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Publication date: Sep. 13, 2006

WETLANDS DECISION NO BRIDGE OVER TROUBLED WATERS

The June 19, 2006, US Supreme Court decision in the high-profile "Rapanos" wetlands case was anything but decisive. Now, state regulators are looking to EPA to clarify how they're supposed to determine what does and doesn't qualify as a federally protected wetland.

On Aug. 30, 2006, the AP reported that EPA assistant administrator for water Benjamin Grumbles told a meeting of the Association of State Wetland Managers (ASWM) that EPA is preparing instructions to guide state wetland decisions (Aug. 30, 2006, AP story). ASWM: Jeanne Christie, 207-892-3399.

In his Aug. 1, 2006, testimony before the Senate Subcommittee On Fisheries, Wildlife, and Water, Grumbles was more specific. He said that the US Army Corps of Engineers and EPA "are working closely with the US Department of Justice to interpret the [Rapanos] decision and its impacts on the scope of 'waters of the United States' protected under the CWA. In particular, we are working on joint EPA/Corps guidance clarifying CWA jurisdiction in light of the Rapanos decision."

  • Grumbles' speech. No timeline or other details on that process are available on the EPA site. The AP, which interviewed Grumbles, said the guidance would be forthcoming "soon."
  • EPA: Benjamin Grumbles, 202-564-5700. Press: Dale Kemery, 202-564-7839.
  • US Army Corps of Engineers press: David Hewitt, 202-761-1807.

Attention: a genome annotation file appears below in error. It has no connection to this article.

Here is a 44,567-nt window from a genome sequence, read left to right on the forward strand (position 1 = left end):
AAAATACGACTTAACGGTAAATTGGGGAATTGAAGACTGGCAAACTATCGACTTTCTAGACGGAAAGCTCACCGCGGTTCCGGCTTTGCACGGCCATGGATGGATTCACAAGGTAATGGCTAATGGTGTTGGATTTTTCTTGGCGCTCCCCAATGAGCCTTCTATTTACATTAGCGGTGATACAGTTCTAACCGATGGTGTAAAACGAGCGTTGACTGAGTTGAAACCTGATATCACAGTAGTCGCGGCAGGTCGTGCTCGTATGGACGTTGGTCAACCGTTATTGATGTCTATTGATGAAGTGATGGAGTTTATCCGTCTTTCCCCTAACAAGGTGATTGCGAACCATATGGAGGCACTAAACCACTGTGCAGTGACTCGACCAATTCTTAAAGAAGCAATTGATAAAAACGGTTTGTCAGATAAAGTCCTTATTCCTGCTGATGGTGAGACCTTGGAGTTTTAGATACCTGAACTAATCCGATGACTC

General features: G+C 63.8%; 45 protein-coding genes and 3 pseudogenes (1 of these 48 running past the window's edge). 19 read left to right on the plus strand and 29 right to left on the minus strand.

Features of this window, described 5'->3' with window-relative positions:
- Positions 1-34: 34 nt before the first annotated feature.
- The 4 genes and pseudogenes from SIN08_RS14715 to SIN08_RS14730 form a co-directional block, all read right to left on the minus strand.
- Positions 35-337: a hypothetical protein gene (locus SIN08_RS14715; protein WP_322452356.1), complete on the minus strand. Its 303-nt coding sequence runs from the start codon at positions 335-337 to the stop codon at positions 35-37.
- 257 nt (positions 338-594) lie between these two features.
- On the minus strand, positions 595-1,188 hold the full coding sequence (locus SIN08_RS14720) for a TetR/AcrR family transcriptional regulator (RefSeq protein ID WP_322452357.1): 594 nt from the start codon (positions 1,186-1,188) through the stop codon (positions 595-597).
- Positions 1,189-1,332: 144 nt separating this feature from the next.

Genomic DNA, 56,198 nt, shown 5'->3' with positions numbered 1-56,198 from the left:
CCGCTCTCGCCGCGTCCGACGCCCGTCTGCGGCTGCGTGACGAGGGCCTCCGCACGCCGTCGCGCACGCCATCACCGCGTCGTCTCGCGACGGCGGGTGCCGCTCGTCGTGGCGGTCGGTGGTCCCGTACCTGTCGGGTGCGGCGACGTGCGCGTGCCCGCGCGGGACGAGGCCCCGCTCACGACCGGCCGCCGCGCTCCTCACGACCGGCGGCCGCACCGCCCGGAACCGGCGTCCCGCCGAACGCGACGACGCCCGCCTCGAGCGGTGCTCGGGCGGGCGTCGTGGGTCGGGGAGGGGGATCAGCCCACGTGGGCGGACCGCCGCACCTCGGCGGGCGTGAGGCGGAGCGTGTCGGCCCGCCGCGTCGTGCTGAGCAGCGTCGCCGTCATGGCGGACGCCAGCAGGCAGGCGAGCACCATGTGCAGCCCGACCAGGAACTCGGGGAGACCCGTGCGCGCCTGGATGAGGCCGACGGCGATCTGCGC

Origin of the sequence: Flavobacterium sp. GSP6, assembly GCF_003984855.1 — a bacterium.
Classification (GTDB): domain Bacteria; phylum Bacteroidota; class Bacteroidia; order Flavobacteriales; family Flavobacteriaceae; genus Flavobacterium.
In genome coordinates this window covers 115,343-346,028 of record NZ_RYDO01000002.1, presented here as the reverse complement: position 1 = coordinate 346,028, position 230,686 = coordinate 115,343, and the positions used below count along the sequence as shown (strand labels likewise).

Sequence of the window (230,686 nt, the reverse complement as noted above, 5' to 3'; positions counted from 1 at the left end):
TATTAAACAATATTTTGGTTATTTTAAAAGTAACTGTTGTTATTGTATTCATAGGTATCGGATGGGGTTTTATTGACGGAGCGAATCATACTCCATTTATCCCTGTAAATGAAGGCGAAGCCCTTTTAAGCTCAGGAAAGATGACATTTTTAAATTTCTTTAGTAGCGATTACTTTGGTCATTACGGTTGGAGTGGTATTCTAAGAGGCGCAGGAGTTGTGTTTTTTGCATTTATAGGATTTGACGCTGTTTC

The September/October 2006 issue of the National Wetlands Newsletter features a package of articles examining the legal and environmental implications of the Rapanos decision in detail, from several perspectives. Release. For press copies, contact NWN editor Rachel Jean-Baptiste, 202-558-3101.

The Supreme Court opinion for Rapanos v. United States is actually three differing opinions, with an attempt to punt the whole issue to Congress.

An Aug. 25 Science magazine editorial characterized the schizophrenic opinion thus: "Justice Scalia, representing the views of Roberts, Alito, Thomas, and himself, offered a very restrictive definition of wetlands: They must have surface connections to navigable waters. That view would have stripped regulatory protection from lands historically treated as wetlands by the Corps of Engineers. On the other side, Justice Stevens, for Souter, Ginsberg, and Breyer, favored a definition that includes groundwater with a significant nexus of connection to more distant navigable waters. Justice Kennedy wrote the decisive opinion, in effect bouncing the matter back to the appellate court. [He added] that the determination would essentially be a scientific matter, within the proper scope of the regulatory agency's authority."

  • Several property rights group were very active in the Rapanos case and, in its aftermath, continue to press for a restrictive definition of wetlands. For example, the Bluegrass Institute published a detailed guide to property-rights implications of Rapanos in Kentucky. Press: Jim Waters, 270-782-2140.
  • The Pacific Legal Foundation represented the developers in the Rapanos case and can provide property-rights contacts on wetlands throughout the US. Contact: M. Reed Hopper, 916-419-7111. Case summary.
  • Earthjustice coordinated amicus efforts of several environmental groups in the Rapanos case, and is following the fallout. Press: John McManus, 510-550-6707; or Cat Lazaroff, 202-667-4500 x213.
  • The Environmental Law Institute is conducting a detailed, four-phase review of state wetland programs. The first two phases are online; the rest will be completed in the coming year. Press: John R. Thompson, 202-939-3833. Phase I. Phase II.
Additional resources, see TipSheet, Feb. 1, 2006.


Last revised January 22, 2013

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